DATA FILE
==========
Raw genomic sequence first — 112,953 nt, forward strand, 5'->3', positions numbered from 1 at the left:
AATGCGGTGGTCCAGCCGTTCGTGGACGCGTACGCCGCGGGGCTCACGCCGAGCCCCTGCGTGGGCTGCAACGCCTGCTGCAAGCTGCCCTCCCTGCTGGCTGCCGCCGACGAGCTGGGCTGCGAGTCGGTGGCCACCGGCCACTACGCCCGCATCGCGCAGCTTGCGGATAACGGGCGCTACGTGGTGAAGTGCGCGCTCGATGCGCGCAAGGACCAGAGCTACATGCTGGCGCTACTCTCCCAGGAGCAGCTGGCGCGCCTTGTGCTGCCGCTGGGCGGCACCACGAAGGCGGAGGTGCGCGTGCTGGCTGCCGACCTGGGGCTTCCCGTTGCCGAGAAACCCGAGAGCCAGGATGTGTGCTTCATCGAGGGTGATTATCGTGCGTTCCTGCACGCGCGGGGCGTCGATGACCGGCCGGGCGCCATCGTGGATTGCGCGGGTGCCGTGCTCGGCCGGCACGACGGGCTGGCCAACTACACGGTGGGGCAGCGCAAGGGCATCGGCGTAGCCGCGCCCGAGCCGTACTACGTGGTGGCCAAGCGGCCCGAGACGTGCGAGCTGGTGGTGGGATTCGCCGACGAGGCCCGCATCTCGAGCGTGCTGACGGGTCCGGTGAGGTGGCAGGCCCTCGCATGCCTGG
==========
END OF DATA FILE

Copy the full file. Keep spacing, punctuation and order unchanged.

Raw genomic sequence first — 112,953 nt, forward strand, 5'->3', positions numbered from 1 at the left:
AATGCGGTGGTCCAGCCGTTCGTGGACGCGTACGCCGCGGGGCTCACGCCGAGCCCCTGCGTGGGCTGCAACGCCTGCTGCAAGCTGCCCTCCCTGCTGGCTGCCGCCGACGAGCTGGGCTGCGAGTCGGTGGCCACCGGCCACTACGCCCGCATCGCGCAGCTTGCGGATAACGGGCGCTACGTGGTGAAGTGCGCGCTCGATGCGCGCAAGGACCAGAGCTACATGCTGGCGCTACTCTCCCAGGAGCAGCTGGCGCGCCTTGTGCTGCCGCTGGGCGGCACCACGAAGGCGGAGGTGCGCGTGCTGGCTGCCGACCTGGGGCTTCCCGTTGCCGAGAAACCCGAGAGCCAGGATGTGTGCTTCATCGAGGGTGATTATCGTGCGTTCCTGCACGCGCGGGGCGTCGATGACCGGCCGGGCGCCATCGTGGATTGCGCGGGTGCCGTGCTCGGCCGGCACGACGGGCTGGCCAACTACACGGTGGGGCAGCGCAAGGGCATCGGCGTAGCCGCGCCCGAGCCGTACTACGTGGTGGCCAAGCGGCCCGAGACGTGCGAGCTGGTGGTGGGATTCGCCGACGAGGCCCGCATCTCGAGCGTGCTGACGGGTCCGGTGAGGTGGCAGGCCCTCGCATGCCTGG